Debit push payments — which Visa and Mastercard have touted as efficient channels for disbursing funds to consumers after natural disasters — present another possible solution, with different challenges.

The pandemic’s scale is much larger than a natural disaster, affecting tens of millions more recipients, and establishing connections to citizens receiving stimulus funds would require some painstaking work. But harnessing debit push payments for stimulus funds offers at least one benefit, Jackson said.

“The value of using debit push payments would be funds can get right into the accounts that people use for bill payments and online shopping. It also will make it easier to deliver future payments if they become necessary,” he said.

Fintech companies see big opportunities to help the government connect consumers and small businesses and banks with funds, but many gaps stand in the way, said Jareau Wadé, vice president of growth at Finix, a San Francisco-based payments software infrastructure provider that launched in 2015.

“A lot of fintechs want to be involved in helping disburse government funds, but they can’t because they’re not banks. And a lot of banks who could help are choosing not to, because they’ve decided it’s not worth it,” Wadé
said.

The government’s best option might be testing an approach that offers consumers several options for receiving funds.

“Ideally, consumers could go to a central location and pick any number of different disbursement options and there might be some complications with fraud and ID, but it would still be better to get funds out quickly, especially to the millions of people who are underbanked. There are more underbanked people operating in cash than most people realize,” Wadé
said.

Social Security recipients will receive funds even if they didn’t file a tax return, Mnuchin said. Currently more than four million unbanked receive federal funds monthly through the Direct Express prepaid debit program operated by Comerica Bank. Direct Express is a likely channel for unbanked stimulus funds recipients, but the Treasury Department was not available to comment.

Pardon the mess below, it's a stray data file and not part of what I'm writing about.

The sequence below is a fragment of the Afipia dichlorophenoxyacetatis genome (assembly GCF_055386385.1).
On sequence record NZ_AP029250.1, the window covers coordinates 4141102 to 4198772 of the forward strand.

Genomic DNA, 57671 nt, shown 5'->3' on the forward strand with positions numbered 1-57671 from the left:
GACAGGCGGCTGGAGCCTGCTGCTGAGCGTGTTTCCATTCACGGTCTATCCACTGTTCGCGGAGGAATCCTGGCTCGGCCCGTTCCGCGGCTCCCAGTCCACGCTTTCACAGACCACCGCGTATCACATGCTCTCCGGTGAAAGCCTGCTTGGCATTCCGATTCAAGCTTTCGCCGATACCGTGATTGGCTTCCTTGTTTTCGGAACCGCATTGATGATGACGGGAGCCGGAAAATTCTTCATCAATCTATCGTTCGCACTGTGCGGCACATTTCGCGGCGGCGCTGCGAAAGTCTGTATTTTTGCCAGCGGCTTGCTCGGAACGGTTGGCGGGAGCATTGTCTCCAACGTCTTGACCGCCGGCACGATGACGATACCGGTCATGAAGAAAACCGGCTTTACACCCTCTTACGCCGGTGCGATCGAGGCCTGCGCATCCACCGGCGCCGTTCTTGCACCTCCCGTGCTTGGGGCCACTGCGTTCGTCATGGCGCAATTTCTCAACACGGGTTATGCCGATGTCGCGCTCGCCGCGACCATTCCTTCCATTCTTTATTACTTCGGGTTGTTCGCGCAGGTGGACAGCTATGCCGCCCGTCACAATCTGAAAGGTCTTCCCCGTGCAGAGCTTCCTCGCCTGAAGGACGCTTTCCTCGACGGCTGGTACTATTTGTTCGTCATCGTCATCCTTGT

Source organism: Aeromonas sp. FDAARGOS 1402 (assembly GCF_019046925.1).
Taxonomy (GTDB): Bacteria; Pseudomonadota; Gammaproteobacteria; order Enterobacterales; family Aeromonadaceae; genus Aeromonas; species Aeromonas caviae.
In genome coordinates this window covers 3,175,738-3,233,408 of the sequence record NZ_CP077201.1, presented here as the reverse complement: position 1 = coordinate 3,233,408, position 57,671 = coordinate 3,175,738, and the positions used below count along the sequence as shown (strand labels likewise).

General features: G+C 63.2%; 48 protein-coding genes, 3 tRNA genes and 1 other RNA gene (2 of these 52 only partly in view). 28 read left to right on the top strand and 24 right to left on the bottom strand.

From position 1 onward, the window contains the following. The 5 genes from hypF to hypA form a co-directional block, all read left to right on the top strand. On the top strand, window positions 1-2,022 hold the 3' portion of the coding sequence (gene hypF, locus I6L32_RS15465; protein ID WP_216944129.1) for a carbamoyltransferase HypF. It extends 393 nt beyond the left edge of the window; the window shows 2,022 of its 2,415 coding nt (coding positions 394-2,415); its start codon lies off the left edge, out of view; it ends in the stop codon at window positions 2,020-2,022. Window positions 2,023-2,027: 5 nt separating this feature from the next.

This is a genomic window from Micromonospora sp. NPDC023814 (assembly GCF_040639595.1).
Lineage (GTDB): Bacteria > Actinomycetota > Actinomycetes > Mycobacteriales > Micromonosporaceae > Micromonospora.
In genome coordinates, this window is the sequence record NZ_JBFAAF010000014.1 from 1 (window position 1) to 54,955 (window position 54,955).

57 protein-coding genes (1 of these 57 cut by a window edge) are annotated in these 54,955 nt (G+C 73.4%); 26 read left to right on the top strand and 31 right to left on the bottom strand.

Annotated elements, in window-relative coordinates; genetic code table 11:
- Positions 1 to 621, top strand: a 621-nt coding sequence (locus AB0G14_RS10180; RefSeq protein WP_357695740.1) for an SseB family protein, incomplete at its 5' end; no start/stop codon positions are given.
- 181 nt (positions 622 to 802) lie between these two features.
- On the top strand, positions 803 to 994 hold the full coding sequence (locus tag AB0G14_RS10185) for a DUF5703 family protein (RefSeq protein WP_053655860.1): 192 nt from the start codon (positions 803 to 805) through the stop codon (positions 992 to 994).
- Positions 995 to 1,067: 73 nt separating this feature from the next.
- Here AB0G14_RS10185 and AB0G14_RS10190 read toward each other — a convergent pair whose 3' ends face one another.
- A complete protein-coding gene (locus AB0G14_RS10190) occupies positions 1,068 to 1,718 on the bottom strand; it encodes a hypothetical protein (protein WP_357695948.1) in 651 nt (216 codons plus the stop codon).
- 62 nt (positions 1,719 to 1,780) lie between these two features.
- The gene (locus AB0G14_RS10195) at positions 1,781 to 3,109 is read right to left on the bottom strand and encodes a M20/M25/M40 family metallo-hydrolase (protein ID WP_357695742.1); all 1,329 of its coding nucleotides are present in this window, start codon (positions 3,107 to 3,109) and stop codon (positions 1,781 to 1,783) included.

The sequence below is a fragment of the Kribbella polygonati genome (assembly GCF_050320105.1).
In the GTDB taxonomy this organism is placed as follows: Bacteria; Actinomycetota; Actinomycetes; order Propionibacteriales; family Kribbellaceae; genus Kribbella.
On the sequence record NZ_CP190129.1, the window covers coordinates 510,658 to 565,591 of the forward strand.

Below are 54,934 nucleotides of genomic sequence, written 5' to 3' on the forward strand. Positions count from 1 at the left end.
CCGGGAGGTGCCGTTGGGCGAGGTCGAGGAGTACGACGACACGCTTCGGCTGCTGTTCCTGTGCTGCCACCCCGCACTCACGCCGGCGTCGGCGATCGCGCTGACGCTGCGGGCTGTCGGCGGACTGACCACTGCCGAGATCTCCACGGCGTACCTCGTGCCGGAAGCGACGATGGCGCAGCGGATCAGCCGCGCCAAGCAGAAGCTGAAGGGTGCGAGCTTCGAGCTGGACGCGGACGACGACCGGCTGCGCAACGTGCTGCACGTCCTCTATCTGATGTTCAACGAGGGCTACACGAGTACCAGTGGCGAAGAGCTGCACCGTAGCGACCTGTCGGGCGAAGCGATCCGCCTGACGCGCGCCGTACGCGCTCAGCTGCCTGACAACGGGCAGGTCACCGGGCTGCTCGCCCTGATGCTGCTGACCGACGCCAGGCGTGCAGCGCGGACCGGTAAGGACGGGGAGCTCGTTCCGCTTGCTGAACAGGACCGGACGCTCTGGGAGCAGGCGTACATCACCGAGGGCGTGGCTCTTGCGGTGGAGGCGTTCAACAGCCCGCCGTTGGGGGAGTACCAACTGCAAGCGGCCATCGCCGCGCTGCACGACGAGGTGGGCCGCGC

If the government fails to find a workable digital solution to send stimulus funds to the unbanked or to consumers whose bank account details aren’t on file with the IRS, checks will be the fallback approach and there will likely be many chokepoints, said Richard Crone, a principal with Crone Consulting LLC.

“Banks have already restricted access to branches because of COVID-19, and for those that are still open, we’re possibly looking at lines forming at these locations, and under social distancing guidelines it will be chaotic,” Crone predicted.

Many smaller and community banks don’t support mobile check deposit technology, and for those that do, large portions of the population likely to receive stimulus checks may not be able to use or access mobile check deposit methods.

Even using an ATM to deposit a check poses a threat of disease spread, according to Crone.

“You can wipe off the ATM but you can’t clean the chip card reader inside the machine, which swallows the card into a viral petri dish,” Crone said.

It seems unlikely, but if the government could provide a digital dashboard for stimulus check recipients to select a channel to receive funds with secure KYC and identity verification, the first round of COVID-19 checks could have an instantly transformative effect on the payments industry, Crone said.

“Square, Venmo or Zelle or even Apple Cash could stand this up quickly and there would suddenly be a $1,200-a-person incentive to sign up for P2P, which would be the greatest marketing program in history,” Crone said.